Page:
When Powderfinger broke up, guitarist Darren Middleton drifted for a while. After taking a European holiday with his family he returned home and immediately packed up again, this time to move from Brisbane to Melbourne. “I landed in a city that I loved and I had good intentions,” he says – but even with the best of intentions, transitioning out of being part of one of Australia’s best-loved bands into whatever came next wasn’t going to be easy.
“Unexpectedly, I found myself lost for probably about a year, untangling the threads of my previous existence and essentially needing to work out who I was and what I really wanted to do with my life. Although towards the end of our time in Powderfinger we might not have been the best of mates, we still had a purpose, I suppose. Or at least we were on the same road musically. Departing from that existence, I’m suddenly faced with a four-way intersection – excuse all the metaphors. It took me a while to find out what I wanted to do.”
What he did at first was produce, working with bands like Geppetto and July Days as well as some solo artists, co-writing and helping to usher other people’s creative projects into the light. His own projects never seemed to take off, however, with songs started but never finished. He calls it “wallowing in this emotional wasteland”, but fortunately he didn’t wallow forever. “I suddenly stopped about a year ago now, looked back and went, ‘Actually, there’s a lot of good stuff there [that] just needs to be finished.’ There’s a lyrical thread that runs through the whole thing, it’s all very personal, so I think there’s a real reason for these songs to exist. I really needed to feel like there was a reason to make a record, not to just satisfy a contractual agreement or because I should put one out. I needed to feel like whatever I did I could stand behind, tell the stories of the songs. I really needed to have splinters of myself in these songs for them to exist. Then I looked back and went, ‘Well, there kind of is.’ That’s way more focused than I’ve been in the past, any Powderfinger stuff or even Drag records.”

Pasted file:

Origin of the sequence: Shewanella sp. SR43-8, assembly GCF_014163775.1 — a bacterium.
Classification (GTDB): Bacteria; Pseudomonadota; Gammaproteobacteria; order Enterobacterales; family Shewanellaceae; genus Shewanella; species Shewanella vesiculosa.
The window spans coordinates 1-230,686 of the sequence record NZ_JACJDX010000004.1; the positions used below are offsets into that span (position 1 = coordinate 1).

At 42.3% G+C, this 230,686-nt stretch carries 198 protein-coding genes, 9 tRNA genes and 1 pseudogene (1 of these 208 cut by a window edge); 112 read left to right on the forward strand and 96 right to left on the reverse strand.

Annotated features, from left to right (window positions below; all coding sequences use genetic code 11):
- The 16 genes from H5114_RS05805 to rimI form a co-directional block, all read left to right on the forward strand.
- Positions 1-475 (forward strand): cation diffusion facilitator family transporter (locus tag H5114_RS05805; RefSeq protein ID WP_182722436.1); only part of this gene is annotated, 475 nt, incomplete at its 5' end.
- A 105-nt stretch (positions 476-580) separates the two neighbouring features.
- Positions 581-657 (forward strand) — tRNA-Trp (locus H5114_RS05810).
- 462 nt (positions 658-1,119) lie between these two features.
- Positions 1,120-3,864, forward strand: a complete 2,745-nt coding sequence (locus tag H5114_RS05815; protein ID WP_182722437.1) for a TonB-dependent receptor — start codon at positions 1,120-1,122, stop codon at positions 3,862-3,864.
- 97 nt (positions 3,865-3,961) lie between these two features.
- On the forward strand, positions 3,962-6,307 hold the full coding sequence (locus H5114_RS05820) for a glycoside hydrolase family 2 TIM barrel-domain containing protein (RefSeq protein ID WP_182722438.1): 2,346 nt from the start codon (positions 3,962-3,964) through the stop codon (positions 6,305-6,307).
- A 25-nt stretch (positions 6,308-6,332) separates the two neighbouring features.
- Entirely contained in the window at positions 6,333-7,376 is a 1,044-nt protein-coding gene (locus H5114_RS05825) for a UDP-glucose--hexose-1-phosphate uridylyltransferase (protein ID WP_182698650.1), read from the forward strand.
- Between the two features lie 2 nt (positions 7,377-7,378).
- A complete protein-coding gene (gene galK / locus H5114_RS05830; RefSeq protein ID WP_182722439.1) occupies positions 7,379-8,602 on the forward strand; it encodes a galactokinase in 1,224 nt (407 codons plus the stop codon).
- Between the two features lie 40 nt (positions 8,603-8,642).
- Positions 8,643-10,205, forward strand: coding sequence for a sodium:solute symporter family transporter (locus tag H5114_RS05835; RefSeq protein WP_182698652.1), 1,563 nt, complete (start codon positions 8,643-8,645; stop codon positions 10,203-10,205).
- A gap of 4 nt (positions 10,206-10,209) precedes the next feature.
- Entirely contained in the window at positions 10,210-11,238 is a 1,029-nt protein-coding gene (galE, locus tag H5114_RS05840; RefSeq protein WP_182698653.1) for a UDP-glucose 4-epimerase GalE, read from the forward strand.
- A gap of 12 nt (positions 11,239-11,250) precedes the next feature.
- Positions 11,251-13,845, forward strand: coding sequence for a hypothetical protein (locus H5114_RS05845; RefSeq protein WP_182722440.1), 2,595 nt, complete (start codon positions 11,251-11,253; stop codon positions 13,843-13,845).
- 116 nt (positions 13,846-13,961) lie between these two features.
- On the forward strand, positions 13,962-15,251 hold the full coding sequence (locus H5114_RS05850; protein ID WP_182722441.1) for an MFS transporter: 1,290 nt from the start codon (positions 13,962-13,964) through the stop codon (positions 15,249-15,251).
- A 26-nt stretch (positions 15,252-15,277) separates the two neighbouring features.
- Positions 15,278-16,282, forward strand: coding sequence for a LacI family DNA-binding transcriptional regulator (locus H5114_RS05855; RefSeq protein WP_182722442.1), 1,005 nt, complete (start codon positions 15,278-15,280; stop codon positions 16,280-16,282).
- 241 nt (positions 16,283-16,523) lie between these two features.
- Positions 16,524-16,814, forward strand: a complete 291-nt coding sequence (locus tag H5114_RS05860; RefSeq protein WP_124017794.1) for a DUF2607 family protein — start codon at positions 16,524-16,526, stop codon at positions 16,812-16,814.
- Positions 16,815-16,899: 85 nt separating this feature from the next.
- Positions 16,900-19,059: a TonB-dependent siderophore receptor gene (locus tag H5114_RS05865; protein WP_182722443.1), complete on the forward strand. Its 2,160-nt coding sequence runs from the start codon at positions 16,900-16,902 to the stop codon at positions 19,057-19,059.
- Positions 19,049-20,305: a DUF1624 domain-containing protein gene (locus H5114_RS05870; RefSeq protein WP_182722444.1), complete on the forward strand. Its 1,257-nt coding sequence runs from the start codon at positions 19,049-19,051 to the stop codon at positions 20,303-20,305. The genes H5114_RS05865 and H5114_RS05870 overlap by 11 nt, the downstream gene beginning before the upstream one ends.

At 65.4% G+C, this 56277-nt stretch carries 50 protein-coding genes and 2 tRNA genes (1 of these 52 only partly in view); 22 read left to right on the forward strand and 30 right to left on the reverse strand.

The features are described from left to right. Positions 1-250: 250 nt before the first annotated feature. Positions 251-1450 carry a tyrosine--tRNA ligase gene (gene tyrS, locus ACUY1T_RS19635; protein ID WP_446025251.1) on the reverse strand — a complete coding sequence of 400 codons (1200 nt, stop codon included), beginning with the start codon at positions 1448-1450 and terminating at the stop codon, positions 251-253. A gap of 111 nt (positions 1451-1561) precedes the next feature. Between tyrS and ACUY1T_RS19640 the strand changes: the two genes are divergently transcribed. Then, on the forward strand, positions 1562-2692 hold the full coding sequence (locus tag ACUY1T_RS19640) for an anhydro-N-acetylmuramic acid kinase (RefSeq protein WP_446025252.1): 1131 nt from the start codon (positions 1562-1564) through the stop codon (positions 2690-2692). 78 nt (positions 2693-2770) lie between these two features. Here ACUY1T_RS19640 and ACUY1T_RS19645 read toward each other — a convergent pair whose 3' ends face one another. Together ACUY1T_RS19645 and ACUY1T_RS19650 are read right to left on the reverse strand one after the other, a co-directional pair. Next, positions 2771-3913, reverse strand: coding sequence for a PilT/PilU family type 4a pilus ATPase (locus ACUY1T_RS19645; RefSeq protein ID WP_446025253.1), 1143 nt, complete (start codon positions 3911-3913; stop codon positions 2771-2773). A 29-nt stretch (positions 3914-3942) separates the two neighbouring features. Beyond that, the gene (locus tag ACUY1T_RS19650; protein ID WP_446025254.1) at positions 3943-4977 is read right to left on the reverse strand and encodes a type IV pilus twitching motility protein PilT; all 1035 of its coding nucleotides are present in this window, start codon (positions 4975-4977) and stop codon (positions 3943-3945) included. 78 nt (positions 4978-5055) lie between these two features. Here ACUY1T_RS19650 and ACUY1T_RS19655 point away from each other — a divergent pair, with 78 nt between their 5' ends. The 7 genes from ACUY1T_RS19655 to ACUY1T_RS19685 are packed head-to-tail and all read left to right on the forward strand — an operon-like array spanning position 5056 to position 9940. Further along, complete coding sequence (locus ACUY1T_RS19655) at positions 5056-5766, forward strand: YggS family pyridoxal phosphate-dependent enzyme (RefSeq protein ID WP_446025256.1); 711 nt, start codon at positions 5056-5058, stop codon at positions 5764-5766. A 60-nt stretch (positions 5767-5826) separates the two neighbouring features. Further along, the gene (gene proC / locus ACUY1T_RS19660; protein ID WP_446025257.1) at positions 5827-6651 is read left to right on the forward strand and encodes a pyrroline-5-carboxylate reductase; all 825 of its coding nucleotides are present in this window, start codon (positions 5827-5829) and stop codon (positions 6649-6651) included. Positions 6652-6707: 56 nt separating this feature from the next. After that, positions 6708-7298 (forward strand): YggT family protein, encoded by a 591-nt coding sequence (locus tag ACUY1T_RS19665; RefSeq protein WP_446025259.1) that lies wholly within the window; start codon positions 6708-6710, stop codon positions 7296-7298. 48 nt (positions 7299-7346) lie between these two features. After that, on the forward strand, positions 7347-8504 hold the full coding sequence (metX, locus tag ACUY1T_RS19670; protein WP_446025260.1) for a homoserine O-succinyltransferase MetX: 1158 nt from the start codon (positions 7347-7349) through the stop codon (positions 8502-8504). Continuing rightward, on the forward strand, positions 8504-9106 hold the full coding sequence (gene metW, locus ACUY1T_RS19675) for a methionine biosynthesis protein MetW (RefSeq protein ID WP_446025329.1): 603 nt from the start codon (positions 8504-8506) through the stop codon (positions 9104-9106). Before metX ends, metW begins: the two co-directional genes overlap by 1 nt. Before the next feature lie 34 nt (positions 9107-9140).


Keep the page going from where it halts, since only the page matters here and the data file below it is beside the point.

Drag was Middleton’s side project during the Powderfinger years, who released an EP called Gas Food Lodging in 2003 during the hiatus before Powderfinger recorded Vulture Street. Drag provided an outlet for Middleton’s songwriting when he needed it, but the new songs he’s written will be released under his own name on the album out this week, Translations. “I think the solo thing is what I’m gonna be doing [from now on],” he says. “One of the reasons I didn’t get Drag together for this project is the songs have a real pointed focus and they’re all kind of personal, not as universally themed and full of obscure metaphors that don’t really mean anything, which is what I really did with Drag. There wasn’t really any focus in that project. I’ve decided to run under my own name in the future.”
Even after deciding that, he wasn’t quite confident enough to go alone. “I ended up asking a whole bunch of friends to get involved because I just didn’t think I could really carry off ‘lead singer’,” Middleton admits. The album features guests including Powderfinger mate Bernard Fanning, Clare Bowditch, Nic Cester from Jet and Something For Kate’s Paul Dempsey. Though they were all eager to lend a hand, they ended up helping him in a different way than he expected. “Nic Cester and Paul Dempsey both got in the studio and went, ‘It sounds better when you do it. Just step up and bloody sing it. You can do it, so do it.’ They were both just slapping me. There’s a song that Nic sings on that’s kind of a rock song and it sounded really rockin’ and bluesy, but we still both listened back to it and went, ‘It’s just not right.’ Which is crazy – I could have had Nic Cester singing lead vocals on a song!”
Some of the songs that ended up on the album were partly written before Powderfinger split up, and were resurrected and re-tweaked with help from co-producer Simon Walbrook. Although Middleton’s happy producing for others on his own, with his own work he wanted a second opinion. “[Simon] took the ideas – and then the songwriting at that point had kind of been done – but he started shaping songs a little differently, he would loop something and just loop it for ages, which is not how I would usually construct anything. And so he introduced these new flavours to the record. He puts drums in different places to what I would have imagined. So essentially we’ve got this record that I feel is kind of old school and new school I suppose. It’s got this organic band-y kind of sense but also a more modern, electronic element to it.”
Before I let him go, I have to ask Middleton the question: Is there any chance of Powderfinger re-forming? “Certainly not yet,” he says. “No, I can’t really imagine it happening, but who knows? Bands have split up under way more heinous circumstances than we split up under and somehow reformed and gotten on with it. Water under the bridge and a period of time, I don’t know. It’s not on the cards but you never know what the future will bring.”
BY JODY MACGREGOR